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Logo of Phnom Penh Post newspaper Phnom Penh Post - Voluntary code of conduct on cards

Voluntary code of conduct on cards

Cambodia's journalist associations have announced they will draw up their own

code of ethics by May in a bid to circumvent government efforts to do the job

for them. The six associations heard at a meeting, held at the Konrad Adenauer

Foundation in Phnom Penh January 24-25, that they would benefit from


"Establishing [a code of ethics] is very important,"

said Wayne Sharpe, chairman of the Institute for Media, Policy and Civil Society

(IMPACS). "It will encourage Cambodian journalists to self regulate; if they

don't, that will open the door for government to regulate


Sharpe said that a democratic and peaceful society required an

open media, but warned the media needed to play its part by reporting stories


"Cambodian media should not just be free, but should base its

stories on facts," said Sharpe. "Society cannot be free unless the media is


Pen Samitthy, president of the Club of Cambodian Journalists

(CCJ), said the six associations would ensure a draft code was drawn up by

March. That would allow it to be circulated among journalists for feedback and

ensure the final code was ready by World Press Freedom Day on May


Samitthy said that among the provisions would be a ban on journalists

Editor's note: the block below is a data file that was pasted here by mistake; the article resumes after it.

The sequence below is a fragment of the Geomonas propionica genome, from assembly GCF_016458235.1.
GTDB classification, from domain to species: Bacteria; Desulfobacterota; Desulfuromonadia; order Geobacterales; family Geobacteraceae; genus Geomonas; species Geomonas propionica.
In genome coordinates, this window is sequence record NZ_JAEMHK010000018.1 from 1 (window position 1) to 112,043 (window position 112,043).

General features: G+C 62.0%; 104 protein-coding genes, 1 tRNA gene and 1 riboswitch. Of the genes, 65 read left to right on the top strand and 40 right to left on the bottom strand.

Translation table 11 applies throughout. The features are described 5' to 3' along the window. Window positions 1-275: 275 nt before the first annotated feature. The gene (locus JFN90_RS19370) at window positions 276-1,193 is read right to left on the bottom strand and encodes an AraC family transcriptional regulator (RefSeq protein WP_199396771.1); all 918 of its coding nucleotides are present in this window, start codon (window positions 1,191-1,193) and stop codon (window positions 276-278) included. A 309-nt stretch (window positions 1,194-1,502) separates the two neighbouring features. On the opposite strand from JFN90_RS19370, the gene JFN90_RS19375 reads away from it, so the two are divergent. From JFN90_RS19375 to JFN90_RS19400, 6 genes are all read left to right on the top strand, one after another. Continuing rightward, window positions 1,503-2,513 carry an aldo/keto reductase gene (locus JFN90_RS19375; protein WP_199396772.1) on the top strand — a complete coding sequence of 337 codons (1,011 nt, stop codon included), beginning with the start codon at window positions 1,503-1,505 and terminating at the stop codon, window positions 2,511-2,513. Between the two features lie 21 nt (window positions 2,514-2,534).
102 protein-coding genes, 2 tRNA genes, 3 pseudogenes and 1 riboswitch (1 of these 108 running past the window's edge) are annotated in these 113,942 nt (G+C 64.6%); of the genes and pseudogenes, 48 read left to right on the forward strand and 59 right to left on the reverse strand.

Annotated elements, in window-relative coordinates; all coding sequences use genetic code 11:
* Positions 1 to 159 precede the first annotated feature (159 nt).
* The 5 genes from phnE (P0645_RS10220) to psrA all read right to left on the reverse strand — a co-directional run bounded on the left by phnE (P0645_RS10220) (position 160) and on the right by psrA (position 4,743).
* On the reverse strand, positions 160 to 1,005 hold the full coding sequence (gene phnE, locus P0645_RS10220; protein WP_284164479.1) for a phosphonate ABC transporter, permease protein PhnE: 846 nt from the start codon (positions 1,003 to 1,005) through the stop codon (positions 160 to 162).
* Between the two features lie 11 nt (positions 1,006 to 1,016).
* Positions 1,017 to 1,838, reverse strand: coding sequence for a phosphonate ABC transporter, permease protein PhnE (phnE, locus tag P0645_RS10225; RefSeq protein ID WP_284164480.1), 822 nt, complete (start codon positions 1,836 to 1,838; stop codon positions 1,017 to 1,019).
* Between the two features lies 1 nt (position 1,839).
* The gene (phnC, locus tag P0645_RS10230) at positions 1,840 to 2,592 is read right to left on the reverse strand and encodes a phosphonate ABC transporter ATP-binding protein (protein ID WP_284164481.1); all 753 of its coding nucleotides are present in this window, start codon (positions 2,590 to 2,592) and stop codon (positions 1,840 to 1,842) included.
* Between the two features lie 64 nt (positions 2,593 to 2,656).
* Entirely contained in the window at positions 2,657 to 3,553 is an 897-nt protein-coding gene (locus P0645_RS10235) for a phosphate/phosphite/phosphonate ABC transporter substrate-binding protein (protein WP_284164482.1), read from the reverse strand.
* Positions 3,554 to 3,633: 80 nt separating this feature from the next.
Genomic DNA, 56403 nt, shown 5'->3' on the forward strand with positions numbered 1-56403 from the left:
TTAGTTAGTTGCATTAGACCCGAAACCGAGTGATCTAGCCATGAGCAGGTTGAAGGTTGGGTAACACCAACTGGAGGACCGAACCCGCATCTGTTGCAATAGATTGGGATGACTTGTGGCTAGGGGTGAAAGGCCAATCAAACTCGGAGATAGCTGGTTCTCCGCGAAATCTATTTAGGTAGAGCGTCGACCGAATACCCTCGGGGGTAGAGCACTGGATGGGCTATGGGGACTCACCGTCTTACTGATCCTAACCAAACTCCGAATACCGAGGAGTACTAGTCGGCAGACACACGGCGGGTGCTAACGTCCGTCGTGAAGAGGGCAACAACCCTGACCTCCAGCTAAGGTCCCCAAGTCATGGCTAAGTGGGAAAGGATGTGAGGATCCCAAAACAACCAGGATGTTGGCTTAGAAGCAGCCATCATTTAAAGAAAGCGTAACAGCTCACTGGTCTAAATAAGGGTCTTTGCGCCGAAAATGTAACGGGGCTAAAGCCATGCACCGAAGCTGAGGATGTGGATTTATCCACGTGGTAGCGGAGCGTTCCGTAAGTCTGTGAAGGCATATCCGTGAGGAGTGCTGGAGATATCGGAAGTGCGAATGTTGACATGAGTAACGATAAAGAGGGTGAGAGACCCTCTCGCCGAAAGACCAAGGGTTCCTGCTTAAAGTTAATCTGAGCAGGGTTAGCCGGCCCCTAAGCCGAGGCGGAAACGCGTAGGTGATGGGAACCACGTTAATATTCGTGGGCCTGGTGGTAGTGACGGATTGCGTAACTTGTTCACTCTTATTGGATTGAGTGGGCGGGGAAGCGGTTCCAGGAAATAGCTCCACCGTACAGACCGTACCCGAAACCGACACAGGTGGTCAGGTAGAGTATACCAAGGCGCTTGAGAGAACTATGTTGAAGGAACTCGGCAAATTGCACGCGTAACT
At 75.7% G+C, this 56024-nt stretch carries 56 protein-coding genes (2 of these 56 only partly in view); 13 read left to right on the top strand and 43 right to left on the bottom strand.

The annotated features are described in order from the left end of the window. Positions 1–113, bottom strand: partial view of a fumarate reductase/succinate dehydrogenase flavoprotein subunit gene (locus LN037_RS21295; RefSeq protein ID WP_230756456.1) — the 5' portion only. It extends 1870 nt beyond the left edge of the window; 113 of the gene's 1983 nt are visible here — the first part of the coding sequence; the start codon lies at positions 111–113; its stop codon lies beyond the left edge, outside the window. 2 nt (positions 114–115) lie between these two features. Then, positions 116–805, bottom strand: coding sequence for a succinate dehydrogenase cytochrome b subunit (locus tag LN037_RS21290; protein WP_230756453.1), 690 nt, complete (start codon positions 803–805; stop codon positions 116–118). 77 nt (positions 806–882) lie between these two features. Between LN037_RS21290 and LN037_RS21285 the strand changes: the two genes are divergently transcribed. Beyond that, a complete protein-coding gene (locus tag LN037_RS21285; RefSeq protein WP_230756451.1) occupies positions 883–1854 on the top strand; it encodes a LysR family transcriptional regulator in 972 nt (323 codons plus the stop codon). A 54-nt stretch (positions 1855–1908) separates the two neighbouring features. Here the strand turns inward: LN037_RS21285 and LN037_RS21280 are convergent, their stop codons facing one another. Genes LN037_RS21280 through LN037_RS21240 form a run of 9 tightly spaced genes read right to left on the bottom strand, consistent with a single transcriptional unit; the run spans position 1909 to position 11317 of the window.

taking money from officials and businessmen to write or avoid writing stories, a

common problem in Cambodia. The lack of independence of the country's papers

added to journalists' poor reputations.

"More Cambodian journalists have

lost confidence in their profession," he said, "but we have to try and convince

them to maintain a certain level of professionalism."

Samitthy said many

journalists working for Khmer-language newspapers were worried that holding to

professional standards precluded a reasonable standard of living.


Koeppinger, country representative of the Konrad Adenauer Foundation, spoke of

the Cambodian media's problems in his speech at the opening of the country's

first media department at the Royal University of Phnom Penh January


He warned that the print media suffered from a lack of economic

independence and desperately needed a code of conduct. He said broadcast and

print media in Cambodia had some way to go before reaching the standards of some

of the country's neighbors.

"The standard of professionalism as well as

the ability to use modern technologies in order to [inform] the public is still

far lower than in some neighboring countries," he said.

The six

journalism associations present were: the CCJ, the Cambodian Association for the

Protection of Journalists, the League of Cambodian Journalists, the Khmer

Journalists Association, the Group of Journalists for Liberty and Neutrality,

and the Independent Union of Journalists.



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